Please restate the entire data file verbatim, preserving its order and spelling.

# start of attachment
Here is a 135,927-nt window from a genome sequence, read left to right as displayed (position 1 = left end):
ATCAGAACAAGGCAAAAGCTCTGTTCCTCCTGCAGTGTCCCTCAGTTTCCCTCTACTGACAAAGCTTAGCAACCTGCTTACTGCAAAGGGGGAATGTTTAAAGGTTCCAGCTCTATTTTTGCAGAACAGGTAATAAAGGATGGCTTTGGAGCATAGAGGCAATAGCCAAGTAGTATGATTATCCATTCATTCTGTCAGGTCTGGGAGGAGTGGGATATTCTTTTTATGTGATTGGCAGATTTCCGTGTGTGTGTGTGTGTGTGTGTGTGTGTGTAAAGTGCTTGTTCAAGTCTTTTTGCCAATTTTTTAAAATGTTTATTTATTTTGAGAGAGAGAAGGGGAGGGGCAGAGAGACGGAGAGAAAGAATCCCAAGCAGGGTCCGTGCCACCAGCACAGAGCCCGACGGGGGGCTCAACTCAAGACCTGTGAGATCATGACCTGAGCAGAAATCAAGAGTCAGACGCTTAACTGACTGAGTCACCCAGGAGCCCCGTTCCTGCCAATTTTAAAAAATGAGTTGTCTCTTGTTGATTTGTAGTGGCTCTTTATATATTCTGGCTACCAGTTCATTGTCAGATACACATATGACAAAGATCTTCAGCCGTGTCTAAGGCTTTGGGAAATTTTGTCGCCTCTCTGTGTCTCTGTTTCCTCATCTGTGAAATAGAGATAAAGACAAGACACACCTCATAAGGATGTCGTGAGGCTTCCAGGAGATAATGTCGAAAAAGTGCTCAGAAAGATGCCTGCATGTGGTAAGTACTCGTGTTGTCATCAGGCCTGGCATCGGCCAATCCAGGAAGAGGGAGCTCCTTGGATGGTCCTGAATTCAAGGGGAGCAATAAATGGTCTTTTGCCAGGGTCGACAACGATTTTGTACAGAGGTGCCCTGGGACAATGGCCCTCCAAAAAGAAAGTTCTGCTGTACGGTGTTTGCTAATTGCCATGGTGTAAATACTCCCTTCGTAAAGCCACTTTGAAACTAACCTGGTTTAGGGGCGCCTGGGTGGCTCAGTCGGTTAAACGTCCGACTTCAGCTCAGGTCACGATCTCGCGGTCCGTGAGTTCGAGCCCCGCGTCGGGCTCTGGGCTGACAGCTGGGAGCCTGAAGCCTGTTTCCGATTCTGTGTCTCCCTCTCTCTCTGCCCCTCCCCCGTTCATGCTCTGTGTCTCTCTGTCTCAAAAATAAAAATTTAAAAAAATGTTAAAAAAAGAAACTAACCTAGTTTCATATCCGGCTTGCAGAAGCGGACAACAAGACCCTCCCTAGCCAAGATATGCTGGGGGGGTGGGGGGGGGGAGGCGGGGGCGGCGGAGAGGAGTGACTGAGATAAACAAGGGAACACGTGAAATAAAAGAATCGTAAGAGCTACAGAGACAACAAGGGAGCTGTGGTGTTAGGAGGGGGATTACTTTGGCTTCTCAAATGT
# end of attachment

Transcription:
Here is a 135,927-nt window from a genome sequence, read left to right as displayed (position 1 = left end):
ATCAGAACAAGGCAAAAGCTCTGTTCCTCCTGCAGTGTCCCTCAGTTTCCCTCTACTGACAAAGCTTAGCAACCTGCTTACTGCAAAGGGGGAATGTTTAAAGGTTCCAGCTCTATTTTTGCAGAACAGGTAATAAAGGATGGCTTTGGAGCATAGAGGCAATAGCCAAGTAGTATGATTATCCATTCATTCTGTCAGGTCTGGGAGGAGTGGGATATTCTTTTTATGTGATTGGCAGATTTCCGTGTGTGTGTGTGTGTGTGTGTGTGTGTGTAAAGTGCTTGTTCAAGTCTTTTTGCCAATTTTTTAAAATGTTTATTTATTTTGAGAGAGAGAAGGGGAGGGGCAGAGAGACGGAGAGAAAGAATCCCAAGCAGGGTCCGTGCCACCAGCACAGAGCCCGACGGGGGGCTCAACTCAAGACCTGTGAGATCATGACCTGAGCAGAAATCAAGAGTCAGACGCTTAACTGACTGAGTCACCCAGGAGCCCCGTTCCTGCCAATTTTAAAAAATGAGTTGTCTCTTGTTGATTTGTAGTGGCTCTTTATATATTCTGGCTACCAGTTCATTGTCAGATACACATATGACAAAGATCTTCAGCCGTGTCTAAGGCTTTGGGAAATTTTGTCGCCTCTCTGTGTCTCTGTTTCCTCATCTGTGAAATAGAGATAAAGACAAGACACACCTCATAAGGATGTCGTGAGGCTTCCAGGAGATAATGTCGAAAAAGTGCTCAGAAAGATGCCTGCATGTGGTAAGTACTCGTGTTGTCATCAGGCCTGGCATCGGCCAATCCAGGAAGAGGGAGCTCCTTGGATGGTCCTGAATTCAAGGGGAGCAATAAATGGTCTTTTGCCAGGGTCGACAACGATTTTGTACAGAGGTGCCCTGGGACAATGGCCCTCCAAAAAGAAAGTTCTGCTGTACGGTGTTTGCTAATTGCCATGGTGTAAATACTCCCTTCGTAAAGCCACTTTGAAACTAACCTGGTTTAGGGGCGCCTGGGTGGCTCAGTCGGTTAAACGTCCGACTTCAGCTCAGGTCACGATCTCGCGGTCCGTGAGTTCGAGCCCCGCGTCGGGCTCTGGGCTGACAGCTGGGAGCCTGAAGCCTGTTTCCGATTCTGTGTCTCCCTCTCTCTCTGCCCCTCCCCCGTTCATGCTCTGTGTCTCTCTGTCTCAAAAATAAAAATTTAAAAAAATGTTAAAAAAAGAAACTAACCTAGTTTCATATCCGGCTTGCAGAAGCGGACAACAAGACCCTCCCTAGCCAAGATATGCTGGGGGGGTGGGGGGGGGGAGGCGGGGGCGGCGGAGAGGAGTGACTGAGATAAACAAGGGAACACGTGAAATAAAAGAATCGTAAGAGCTACAGAGACAACAAGGGAGCTGTGGTGTTAGGAGGGGGATTACTTTGGCTTCTCAAATGT